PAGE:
Architect Paul Hammond has captured the physicality of the big timbers found in the surrounding forests, and brought it into the building. It is quite a majestic little building foreshadowing the power of the knowledge to be found within.
The design for the new Cowichan Lake Branch of the Vancouver Island Regional Library draws inspiration from a number of historical associations that have influenced the development of both the region and the town of Lake Cowichan. The building overlooks the Forest Workers' Memorial that commemorates the contributions of the forest industry to the economic and cultural development of Lake Cowichan and also the Ohtaki Park Memorial that honors the town's sister city, Ohtaki in Japan. Given these important connections to the local forest industry and to the craft traditions of Japan, it was natural that the design should celebrate wood construction and strive to emulate Japanese artistry. Situated on a donated parcel of land adjacent to South Shore Drive, Lake Cowichan's main street, the building forms part of a larger public square being developed in this area. The library is situated so that its main entry is in line with the nearby pedestrian bridge that connects the north and south banks of the Cowichan River. The placement of the entrance, at the northwest corner of the building, also makes a gesture of connection to the new public square and South Shore Drive. The sloping roof cuts back at this corner, enabling the entrance glazing to extend to full storey height. Large overhangs clad with stained cedar wood provide both sun and rain shelter to the entrance and external book drop. Adjacent to the entrance, the west wall has only a few vertical strips of glazing in order to control solar heat gain from the afternoon sun. At night, the contrast between transparency and opacity is enhanced, with the entrance appearing as a beacon of light against the solidity of the flanking wall. The main volume of space housing the book collection, public lounge areas and computer stations is supported by exposed glulam beams and V-columns. The beams support a northfacing skylight that brings natural light into the heart of the library. The two-storey glazed east facade overlooks the natural grove of trees and rain gardens to the east of the building.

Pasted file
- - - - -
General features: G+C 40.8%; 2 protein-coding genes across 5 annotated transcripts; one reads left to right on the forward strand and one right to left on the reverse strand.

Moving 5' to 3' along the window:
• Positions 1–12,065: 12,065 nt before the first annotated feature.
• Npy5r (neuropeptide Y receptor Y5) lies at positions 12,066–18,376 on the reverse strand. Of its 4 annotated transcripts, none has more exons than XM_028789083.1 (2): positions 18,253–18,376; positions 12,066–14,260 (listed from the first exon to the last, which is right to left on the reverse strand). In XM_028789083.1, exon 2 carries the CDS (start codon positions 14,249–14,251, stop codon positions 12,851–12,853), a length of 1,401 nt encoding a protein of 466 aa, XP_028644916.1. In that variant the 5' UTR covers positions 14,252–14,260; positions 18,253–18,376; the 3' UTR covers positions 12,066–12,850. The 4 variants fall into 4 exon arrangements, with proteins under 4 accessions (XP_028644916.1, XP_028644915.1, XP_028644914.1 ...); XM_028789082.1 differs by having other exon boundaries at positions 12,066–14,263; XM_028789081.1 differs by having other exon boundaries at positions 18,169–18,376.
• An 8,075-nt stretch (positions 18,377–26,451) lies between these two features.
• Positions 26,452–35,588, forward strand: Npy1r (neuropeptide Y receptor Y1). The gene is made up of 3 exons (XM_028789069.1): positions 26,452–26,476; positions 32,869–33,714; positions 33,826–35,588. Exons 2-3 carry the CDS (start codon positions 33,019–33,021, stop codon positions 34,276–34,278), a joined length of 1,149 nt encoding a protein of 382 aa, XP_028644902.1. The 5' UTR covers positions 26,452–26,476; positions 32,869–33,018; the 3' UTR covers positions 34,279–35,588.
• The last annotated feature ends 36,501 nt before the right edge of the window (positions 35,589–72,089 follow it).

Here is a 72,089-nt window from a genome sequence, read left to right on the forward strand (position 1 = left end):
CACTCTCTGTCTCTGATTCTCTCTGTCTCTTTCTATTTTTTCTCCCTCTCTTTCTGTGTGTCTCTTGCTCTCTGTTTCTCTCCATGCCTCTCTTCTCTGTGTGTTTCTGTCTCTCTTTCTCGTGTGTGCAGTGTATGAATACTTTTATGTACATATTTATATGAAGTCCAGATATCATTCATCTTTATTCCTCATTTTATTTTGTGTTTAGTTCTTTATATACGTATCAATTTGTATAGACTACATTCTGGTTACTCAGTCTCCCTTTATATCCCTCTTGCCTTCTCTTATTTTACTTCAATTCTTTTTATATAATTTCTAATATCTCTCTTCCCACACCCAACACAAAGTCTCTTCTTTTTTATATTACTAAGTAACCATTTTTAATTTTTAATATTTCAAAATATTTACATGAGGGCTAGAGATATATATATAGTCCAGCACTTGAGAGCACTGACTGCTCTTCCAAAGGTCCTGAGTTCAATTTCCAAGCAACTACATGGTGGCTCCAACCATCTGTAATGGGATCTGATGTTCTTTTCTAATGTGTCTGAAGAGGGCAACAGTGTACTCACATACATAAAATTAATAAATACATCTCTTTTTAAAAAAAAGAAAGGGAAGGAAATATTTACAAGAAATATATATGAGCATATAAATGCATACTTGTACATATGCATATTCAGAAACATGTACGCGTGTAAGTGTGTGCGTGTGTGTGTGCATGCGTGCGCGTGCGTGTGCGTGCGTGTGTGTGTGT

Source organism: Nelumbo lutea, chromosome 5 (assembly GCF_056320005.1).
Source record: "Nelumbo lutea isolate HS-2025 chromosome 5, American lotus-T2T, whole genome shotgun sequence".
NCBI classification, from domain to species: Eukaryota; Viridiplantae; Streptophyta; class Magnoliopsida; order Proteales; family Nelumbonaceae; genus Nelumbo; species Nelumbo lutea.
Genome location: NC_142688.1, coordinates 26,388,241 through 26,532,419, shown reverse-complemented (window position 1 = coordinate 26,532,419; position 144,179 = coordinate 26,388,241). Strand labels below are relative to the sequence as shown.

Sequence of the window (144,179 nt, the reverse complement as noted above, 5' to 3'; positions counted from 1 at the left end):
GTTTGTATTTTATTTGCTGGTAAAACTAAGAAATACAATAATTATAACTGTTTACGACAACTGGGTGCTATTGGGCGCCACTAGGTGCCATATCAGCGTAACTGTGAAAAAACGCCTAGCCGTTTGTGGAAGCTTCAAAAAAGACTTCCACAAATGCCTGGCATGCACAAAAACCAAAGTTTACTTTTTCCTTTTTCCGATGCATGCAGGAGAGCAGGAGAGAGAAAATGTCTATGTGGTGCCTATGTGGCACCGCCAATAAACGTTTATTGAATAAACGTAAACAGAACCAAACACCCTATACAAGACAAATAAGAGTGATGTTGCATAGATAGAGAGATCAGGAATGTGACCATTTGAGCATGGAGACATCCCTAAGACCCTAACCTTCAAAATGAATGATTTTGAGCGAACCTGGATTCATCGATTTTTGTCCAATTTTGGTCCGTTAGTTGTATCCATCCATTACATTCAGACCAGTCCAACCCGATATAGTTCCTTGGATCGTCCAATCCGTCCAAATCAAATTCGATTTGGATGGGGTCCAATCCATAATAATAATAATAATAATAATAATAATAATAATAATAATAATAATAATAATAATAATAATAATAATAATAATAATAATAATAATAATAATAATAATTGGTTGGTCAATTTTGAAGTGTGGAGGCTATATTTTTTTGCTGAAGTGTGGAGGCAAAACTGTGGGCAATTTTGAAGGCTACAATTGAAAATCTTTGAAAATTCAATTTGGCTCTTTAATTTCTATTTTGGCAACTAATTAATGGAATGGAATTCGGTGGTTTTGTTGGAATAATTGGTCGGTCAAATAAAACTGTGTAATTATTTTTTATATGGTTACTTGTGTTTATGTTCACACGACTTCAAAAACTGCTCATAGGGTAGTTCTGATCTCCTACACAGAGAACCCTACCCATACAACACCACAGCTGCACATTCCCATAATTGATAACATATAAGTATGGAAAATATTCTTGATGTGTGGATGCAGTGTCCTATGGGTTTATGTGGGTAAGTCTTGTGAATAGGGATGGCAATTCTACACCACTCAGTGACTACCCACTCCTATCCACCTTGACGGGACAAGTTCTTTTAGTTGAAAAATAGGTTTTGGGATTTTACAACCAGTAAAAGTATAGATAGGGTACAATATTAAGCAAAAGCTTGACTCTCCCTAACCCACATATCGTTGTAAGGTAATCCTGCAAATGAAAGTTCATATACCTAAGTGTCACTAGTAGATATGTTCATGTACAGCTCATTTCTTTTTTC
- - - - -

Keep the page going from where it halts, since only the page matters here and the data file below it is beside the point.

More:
The glulam V-column and beam structure was chosen to lend a unique character to the feature space in the library. The twin columns spring from an elegant concealed knife plate connection at floor level, terminating in exposed saddles that support the roof beams like an open hand. The more reserved functions of administration and building services utilize a conventional wood-truss structure on load-bearing wood-framed walls, allowing for a streamlined construction process. Interior millwork includes clear maple wood veneer with plywood cores. Among the sustainable design strategies incorporated into the building, the use of wood contributed to the high percentage of regional material content and to improved indoor environmental quality. Wood is naturally low in volatile organic compounds (VOCs) and provides a durable and dust-free finish for interior surfaces.